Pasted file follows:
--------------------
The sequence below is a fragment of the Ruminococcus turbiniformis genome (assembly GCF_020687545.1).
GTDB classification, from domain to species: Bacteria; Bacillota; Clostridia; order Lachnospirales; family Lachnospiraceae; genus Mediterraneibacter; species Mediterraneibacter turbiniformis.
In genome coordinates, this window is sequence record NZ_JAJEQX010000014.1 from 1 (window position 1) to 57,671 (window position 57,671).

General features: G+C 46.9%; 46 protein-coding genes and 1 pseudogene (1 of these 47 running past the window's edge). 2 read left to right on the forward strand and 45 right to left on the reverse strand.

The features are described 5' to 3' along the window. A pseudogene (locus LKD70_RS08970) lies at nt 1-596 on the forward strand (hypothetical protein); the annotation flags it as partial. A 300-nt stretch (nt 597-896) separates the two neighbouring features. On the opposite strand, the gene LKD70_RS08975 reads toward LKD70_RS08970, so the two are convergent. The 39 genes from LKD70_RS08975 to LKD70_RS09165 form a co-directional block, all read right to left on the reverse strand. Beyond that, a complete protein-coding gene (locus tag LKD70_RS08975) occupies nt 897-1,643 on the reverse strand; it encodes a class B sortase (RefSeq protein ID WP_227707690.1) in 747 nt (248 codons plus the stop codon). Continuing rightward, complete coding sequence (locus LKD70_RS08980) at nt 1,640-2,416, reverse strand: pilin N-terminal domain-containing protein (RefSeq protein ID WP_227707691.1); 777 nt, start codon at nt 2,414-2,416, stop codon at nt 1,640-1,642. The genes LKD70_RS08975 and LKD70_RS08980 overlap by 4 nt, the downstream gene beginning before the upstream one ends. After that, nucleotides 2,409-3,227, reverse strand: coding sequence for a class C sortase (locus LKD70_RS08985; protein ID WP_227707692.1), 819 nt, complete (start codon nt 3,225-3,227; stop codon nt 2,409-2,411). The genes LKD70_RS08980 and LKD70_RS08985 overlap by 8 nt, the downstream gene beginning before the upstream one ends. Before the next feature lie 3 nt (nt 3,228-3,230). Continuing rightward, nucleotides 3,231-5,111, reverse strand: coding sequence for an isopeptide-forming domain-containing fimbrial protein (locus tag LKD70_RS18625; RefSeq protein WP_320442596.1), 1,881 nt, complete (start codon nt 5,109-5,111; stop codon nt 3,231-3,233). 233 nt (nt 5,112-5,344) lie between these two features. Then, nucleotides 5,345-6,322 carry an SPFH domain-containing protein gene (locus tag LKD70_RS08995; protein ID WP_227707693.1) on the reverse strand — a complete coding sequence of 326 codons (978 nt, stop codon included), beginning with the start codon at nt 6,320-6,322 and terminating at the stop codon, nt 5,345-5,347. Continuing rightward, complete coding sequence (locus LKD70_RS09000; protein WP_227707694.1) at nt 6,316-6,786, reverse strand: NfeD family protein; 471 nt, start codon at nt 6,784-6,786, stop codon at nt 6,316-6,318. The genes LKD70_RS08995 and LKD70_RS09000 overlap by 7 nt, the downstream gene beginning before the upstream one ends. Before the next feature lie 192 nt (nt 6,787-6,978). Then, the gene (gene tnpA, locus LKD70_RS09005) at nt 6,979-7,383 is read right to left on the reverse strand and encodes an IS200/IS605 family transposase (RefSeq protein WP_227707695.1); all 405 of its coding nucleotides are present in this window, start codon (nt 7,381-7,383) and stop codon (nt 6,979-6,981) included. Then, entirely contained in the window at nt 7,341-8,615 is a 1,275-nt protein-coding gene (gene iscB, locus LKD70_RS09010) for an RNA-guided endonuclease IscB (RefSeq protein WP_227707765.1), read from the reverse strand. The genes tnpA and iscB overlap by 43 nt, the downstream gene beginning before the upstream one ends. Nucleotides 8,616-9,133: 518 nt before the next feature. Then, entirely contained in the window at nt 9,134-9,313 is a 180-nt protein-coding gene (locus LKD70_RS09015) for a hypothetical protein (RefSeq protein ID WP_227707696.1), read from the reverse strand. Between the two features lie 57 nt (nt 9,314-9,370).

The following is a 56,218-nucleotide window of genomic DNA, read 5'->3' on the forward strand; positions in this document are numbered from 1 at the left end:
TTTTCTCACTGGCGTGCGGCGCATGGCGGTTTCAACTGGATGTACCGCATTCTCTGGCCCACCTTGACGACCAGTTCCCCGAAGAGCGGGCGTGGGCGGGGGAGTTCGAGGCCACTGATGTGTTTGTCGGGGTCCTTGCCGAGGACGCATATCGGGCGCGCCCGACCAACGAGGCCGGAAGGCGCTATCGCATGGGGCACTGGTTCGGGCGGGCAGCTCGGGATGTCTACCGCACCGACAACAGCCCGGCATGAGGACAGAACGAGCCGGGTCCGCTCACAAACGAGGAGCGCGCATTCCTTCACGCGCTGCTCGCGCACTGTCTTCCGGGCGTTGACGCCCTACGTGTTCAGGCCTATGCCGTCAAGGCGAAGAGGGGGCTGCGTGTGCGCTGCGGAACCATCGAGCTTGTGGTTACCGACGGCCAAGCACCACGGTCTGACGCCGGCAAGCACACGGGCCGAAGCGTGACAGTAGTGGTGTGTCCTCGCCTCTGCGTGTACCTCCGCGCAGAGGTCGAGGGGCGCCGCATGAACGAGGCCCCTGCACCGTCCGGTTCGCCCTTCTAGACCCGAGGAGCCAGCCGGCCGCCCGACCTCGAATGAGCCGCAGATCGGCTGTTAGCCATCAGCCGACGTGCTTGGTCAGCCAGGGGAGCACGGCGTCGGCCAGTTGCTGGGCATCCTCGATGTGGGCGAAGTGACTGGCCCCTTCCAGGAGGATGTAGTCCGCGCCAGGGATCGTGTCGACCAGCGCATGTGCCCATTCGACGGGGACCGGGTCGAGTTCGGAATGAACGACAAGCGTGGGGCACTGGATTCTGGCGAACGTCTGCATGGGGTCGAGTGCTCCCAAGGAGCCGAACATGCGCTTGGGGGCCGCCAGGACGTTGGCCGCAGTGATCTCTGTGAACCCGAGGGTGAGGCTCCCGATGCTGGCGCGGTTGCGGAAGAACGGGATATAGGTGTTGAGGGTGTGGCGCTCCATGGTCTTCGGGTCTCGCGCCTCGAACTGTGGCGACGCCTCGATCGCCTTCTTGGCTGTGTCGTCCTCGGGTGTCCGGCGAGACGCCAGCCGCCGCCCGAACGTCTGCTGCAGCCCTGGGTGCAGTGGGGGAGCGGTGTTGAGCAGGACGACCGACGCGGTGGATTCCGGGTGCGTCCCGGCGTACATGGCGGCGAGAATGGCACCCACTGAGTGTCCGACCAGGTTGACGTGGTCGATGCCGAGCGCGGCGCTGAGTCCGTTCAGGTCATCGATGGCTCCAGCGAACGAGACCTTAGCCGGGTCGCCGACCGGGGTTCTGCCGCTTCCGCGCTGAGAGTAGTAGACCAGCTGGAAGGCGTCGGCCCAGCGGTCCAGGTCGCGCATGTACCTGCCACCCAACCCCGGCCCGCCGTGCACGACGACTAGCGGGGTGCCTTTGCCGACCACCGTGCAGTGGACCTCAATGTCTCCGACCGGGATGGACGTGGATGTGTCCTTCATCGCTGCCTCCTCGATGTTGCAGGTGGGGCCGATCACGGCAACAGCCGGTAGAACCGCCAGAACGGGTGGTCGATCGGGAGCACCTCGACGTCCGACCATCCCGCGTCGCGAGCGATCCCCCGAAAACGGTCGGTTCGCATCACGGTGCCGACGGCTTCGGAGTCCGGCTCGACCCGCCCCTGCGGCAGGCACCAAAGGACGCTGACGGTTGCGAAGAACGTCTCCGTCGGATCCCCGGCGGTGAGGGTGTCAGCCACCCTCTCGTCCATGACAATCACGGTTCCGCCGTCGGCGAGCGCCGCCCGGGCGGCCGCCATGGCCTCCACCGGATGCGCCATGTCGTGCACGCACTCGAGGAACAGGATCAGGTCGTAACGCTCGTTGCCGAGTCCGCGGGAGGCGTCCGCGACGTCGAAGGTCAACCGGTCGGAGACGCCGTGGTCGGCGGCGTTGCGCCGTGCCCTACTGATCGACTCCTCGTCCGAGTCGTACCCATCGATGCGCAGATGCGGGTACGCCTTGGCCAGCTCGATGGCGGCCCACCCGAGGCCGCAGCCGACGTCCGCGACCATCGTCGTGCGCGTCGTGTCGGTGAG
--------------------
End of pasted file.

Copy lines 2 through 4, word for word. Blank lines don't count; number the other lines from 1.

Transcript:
GTDB classification, from domain to species: Bacteria; Bacillota; Clostridia; order Lachnospirales; family Lachnospiraceae; genus Mediterraneibacter; species Mediterraneibacter turbiniformis.
In genome coordinates, this window is sequence record NZ_JAJEQX010000014.1 from 1 (window position 1) to 57,671 (window position 57,671).

General features: G+C 46.9%; 46 protein-coding genes and 1 pseudogene (1 of these 47 running past the window's edge). 2 read left to right on the forward strand and 45 right to left on the reverse strand.